“In general, exercise should be avoided directly before bed time,” Knight says, “because it can have a stimulant effect and make sleeping more difficult. Too much exercise should also be avoided because it can make us fatigued. The rule here with exercise is don’t over-do. Find the level and time that’s right for you, and stick with it.”

Let go of stress

Emotional stress is another fatigue factor. Stress is the body’s response to environmental demands and pressures called “stressors.”

“Stressors are all around us,” says Frankel-Gramelis. “Major life events, such as marriage, death, divorce or childbirth can all be stressors.”

Everyday tasks can also be stressors, whether it’s caring for a sick child, commuting to work or finding time to accomplish the day’s tasks.

Stress is also the body’s way of warning us we need to slow down.

“Often we bring more stress upon ourselves by worrying about things that haven’t happened yet,” says Frankel-Gramelis. “We need to let go of the worry and take time to breathe. Deep breathing can be very relaxing, plus help us relieve stress and sleep better at night.”

Boyke says she wasn’t giving herself any time to breathe. Not only was she rushing through her day, she was worrying about pretty much everything — especially when she slowed down at night.

“It’s in bed that I usually think about what I have to do the next day. I have a million thoughts running through my head,” says Boyke.

In an attempt to reduce her nighttime worries and improve her sleep, Boyke now listens to music and writes in a journal — leaving her problems on the page.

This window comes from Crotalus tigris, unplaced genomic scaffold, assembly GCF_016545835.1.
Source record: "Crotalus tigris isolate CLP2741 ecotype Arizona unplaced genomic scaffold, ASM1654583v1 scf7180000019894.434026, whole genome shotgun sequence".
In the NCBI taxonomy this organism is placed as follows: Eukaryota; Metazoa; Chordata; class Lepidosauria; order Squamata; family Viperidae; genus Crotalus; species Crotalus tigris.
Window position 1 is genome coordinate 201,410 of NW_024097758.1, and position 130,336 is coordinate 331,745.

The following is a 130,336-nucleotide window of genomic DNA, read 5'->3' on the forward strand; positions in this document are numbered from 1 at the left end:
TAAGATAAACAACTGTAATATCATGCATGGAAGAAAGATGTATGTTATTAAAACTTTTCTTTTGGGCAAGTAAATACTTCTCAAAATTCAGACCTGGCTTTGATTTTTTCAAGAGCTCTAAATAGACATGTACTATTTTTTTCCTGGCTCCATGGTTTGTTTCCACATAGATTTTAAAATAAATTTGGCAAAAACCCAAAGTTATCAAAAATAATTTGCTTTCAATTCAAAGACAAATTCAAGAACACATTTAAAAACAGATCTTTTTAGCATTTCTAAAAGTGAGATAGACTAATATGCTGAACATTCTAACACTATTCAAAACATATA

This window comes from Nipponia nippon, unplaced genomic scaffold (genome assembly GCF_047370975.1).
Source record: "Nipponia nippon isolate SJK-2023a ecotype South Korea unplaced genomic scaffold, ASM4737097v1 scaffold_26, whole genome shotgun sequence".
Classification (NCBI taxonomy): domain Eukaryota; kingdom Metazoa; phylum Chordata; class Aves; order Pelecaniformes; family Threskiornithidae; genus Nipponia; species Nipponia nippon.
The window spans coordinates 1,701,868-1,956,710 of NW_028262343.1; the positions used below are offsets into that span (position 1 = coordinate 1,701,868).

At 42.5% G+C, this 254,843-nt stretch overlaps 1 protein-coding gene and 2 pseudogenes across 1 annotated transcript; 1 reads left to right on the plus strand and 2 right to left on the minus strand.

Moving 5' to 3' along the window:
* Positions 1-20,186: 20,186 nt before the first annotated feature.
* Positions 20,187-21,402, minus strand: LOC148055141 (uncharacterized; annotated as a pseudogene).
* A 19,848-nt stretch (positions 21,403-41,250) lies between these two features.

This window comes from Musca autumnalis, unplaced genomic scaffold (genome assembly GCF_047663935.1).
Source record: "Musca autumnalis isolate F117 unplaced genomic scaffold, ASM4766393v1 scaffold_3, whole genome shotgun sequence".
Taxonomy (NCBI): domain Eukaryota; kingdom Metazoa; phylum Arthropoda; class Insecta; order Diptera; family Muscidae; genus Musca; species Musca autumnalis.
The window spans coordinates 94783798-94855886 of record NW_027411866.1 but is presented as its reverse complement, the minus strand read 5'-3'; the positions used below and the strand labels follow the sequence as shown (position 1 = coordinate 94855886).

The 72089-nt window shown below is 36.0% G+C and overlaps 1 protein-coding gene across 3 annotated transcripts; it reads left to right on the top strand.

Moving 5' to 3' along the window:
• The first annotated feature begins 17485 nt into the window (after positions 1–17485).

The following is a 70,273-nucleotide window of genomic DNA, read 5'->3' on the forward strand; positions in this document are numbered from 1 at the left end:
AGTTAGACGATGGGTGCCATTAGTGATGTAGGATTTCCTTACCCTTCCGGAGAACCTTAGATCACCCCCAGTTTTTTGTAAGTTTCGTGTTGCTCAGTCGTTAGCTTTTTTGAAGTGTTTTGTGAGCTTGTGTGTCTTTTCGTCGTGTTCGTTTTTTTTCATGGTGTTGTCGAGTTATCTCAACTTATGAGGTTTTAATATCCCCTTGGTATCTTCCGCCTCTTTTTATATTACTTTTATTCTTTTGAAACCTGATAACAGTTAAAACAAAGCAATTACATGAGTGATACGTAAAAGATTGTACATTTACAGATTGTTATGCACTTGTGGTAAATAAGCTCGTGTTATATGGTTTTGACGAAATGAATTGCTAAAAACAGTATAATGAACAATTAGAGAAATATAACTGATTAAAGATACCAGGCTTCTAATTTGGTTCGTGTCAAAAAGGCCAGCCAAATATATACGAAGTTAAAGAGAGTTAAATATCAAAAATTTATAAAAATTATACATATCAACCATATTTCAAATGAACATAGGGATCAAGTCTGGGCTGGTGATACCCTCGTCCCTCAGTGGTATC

Knight recommends a similar strategy.

“The pace of life is so rapid that we give ourselves little time for reflection,” he says. “For many people, it’s only when we go to bed that we finally reflect on our problems and the day’s tasks.”

He recommends committing yourself to thinking about your problems for a short while before bedtime. Then push away your problems as you pull up the covers. “It’s extremely rare to have a middle-of-the-night revelation about our problems, so put them away and get some rest.”

Make a commitment to sleep
Chat rooms, books, DVDs, all-night supermarkets and a host of other distractions keep us from getting enough shut-eye, Knight admits.

“Life was much different before the invention of electricity,” he explains. “After dark, the day was over. People would go to sleep. Today, given our technology, we can keep going 24 hours a day. This has drastically altered the natural sleep-wake cycle.”

The reality, however, is that most adults require seven to eight hours of sleep a night. “Although some need a little more, and others can get by with less,” Knight adds. After age 60, for example, people tend to spend a little less time sleeping.

Boyke agrees that getting enough sleep is essential.

“I’m definitely more productive and dynamic when I get a good night’s sleep,” says Boyke. “I have a better attitude and teach better.”

Sleep disorders
So what happens when you follow all this advice but still can’t get to sleep?

See your doctor. Severe, prolonged fatigue or sleepiness may be a sign of an illness or sleep disorder. Yet according to Harvard health experts, only one in 20 Americans with a sleep disorder seeks professional help. A sure sign you need to see a doctor is if chronic sleeplessness makes you unable to function at normal levels during the day.

“If a person has persistent sleepiness and is practicing good sleep hygiene, it’s possible they suffer from one of three major sleep disorders: sleep apnea, restless legs syndrome or narcolepsy, which is less common,” explains Knight. See page 14 for definitions of these conditions.

Many people attribute prolonged fatigue and sleepiness to aging. But this is just a myth, Knight asserts.

“There are some minor age-related changes to the quality of sleep. But generally fatigue and sleepiness are not normal consequences of getting older,” he explains. “Getting a good night’s sleep can be more of a challenge when you’re older, but it shouldn’t be impossible.”

Chronic Fatigue Syndrome
Severe fatigue lasting more than six months may be Chronic Fatigue Syndrome, Knight says. The national Centers for Disease Control and Prevention recognizes CFS when prolonged fatigue is combined with at least four of the following symptoms:

  • Memory impairment
  • Sore throat
  • Muscle pain without swelling
  • Headaches
  • Fever
  • Joint pain